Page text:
3. The Appointment will state the time and location of the Discoveries.
  4. Some of the agencies that offer space and services to conduct depositions in Vancouver and New Westminster are follows:
    1. Charest Reporting in downtown Vancouver – You get really good snacks here. The offices are nice and bright and reporters are professional. It is more expensive than the other reporting companies but hey depositions are really not fun and the whole day is exhausting so it would be nice to have snacks and drinks and have some light in the offices to realize this is not the end of the world and it shall pass.
    2. Coast Reporting in downtown Vancouver – less snacks and drinks, office is a bit darker and smaller but it is cheaper than Charest. So if money is tight, you may get a good bang for your buck here.
    3. Reportex in New Westminster right by the court house – less snacks and drinks but friendly staff.

Step 3: File and Serve Your Trial Brief (35 to 45 days before trial)

If you are the Claimant or the Respondent, you will have to file and serve your Trial Brief at least 7 days prior to the Trial Management Conference (explained below). If you fail to file and serve your trial brief, again the Registry may strike your TMC and Trial. You will have to follow the steps below and show up in court and explain why you failed to file and serve your Trial Brief.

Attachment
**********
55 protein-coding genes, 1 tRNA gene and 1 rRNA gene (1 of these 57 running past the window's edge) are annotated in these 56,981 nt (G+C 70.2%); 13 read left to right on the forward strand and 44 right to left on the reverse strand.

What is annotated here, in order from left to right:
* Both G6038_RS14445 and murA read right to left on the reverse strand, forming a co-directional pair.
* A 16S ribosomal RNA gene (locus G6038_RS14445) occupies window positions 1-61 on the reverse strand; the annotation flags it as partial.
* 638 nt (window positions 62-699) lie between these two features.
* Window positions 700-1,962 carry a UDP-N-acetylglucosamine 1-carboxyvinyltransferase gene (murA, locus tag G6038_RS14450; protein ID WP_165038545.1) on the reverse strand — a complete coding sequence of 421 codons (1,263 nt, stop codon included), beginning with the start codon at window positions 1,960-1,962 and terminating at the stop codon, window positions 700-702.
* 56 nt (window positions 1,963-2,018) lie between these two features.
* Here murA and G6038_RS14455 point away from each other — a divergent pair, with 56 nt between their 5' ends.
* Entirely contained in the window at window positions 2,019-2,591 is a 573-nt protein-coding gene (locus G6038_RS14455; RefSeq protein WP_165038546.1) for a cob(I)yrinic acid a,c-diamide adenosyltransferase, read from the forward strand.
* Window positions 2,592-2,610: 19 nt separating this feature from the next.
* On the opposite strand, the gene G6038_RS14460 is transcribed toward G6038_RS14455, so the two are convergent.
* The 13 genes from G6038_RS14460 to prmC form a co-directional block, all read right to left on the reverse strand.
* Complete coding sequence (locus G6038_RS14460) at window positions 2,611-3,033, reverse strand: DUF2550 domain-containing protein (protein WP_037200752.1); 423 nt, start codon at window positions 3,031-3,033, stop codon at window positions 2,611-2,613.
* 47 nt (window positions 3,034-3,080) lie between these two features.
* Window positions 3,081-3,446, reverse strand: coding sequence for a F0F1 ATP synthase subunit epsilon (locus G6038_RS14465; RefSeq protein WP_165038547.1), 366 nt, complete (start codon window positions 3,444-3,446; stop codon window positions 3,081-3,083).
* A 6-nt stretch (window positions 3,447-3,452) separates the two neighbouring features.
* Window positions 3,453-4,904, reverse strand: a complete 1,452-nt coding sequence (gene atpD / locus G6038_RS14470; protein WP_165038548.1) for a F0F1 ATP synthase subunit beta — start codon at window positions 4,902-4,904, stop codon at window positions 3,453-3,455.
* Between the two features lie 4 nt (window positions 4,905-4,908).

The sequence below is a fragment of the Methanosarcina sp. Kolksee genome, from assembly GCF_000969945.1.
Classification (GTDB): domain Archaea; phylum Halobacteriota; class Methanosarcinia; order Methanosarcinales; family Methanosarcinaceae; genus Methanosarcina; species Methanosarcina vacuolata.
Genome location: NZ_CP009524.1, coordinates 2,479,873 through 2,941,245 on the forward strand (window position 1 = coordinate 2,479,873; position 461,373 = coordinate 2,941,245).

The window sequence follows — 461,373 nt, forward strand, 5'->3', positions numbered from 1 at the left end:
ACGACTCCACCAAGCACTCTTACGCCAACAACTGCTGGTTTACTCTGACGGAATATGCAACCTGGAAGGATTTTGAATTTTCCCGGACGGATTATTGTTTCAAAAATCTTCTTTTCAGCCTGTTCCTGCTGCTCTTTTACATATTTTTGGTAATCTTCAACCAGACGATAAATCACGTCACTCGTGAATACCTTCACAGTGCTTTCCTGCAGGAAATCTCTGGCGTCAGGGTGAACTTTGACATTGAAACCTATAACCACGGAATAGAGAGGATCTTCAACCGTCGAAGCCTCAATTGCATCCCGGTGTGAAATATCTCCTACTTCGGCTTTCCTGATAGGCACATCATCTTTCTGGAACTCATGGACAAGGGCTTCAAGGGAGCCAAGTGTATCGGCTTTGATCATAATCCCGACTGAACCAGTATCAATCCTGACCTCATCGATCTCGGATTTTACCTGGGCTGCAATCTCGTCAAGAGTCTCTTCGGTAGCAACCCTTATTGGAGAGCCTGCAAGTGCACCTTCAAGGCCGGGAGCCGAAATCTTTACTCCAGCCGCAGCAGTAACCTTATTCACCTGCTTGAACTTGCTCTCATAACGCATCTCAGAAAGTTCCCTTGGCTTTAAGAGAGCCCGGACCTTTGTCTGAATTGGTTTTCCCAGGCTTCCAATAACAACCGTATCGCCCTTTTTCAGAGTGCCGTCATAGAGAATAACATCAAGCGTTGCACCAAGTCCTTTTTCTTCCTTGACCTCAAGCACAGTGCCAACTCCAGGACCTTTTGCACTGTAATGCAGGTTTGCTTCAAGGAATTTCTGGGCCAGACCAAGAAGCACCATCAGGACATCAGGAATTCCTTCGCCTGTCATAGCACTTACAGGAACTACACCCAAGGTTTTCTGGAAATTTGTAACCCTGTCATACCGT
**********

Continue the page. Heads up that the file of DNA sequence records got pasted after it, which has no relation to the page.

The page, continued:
Step 4: Attend Your Trial Management Conference (28 days or more before trial)

A trial management conference in BC is a meeting between a judge and the litigants or their lawyer at least 28 days prior to trial. The judge will see whether the trial is ready to proceed and whether he/she needs to make procedural orders to make sure the trial happens in an organized manner.

Your trial management conference must occur at least 28 days prior to your trial. If you do not book your TMC and it is not heard in time, the Registry may automatically strike your trial from its list and you may lose your booking.

If you catch the strike in time, you can immediately apply to the Court on Short Leave and explain why you failed to book the TMC 28 days prior to trial. You can ask the judge to order a TMC date so you can reset your trial on its originally booked date.

This experience is often very embarrassing and stressful because no judge likes to have his/her time wasted because a litigant forgot to follow court steps. If you are lucky, you will walk away with your trial reset and a TMC ordered, and some heated comments. If you are unlucky, you will have to re-book your trial at a future date which can be in months or years ahead.

Step 5: File Your Updated Financial Statement (28 days before trial)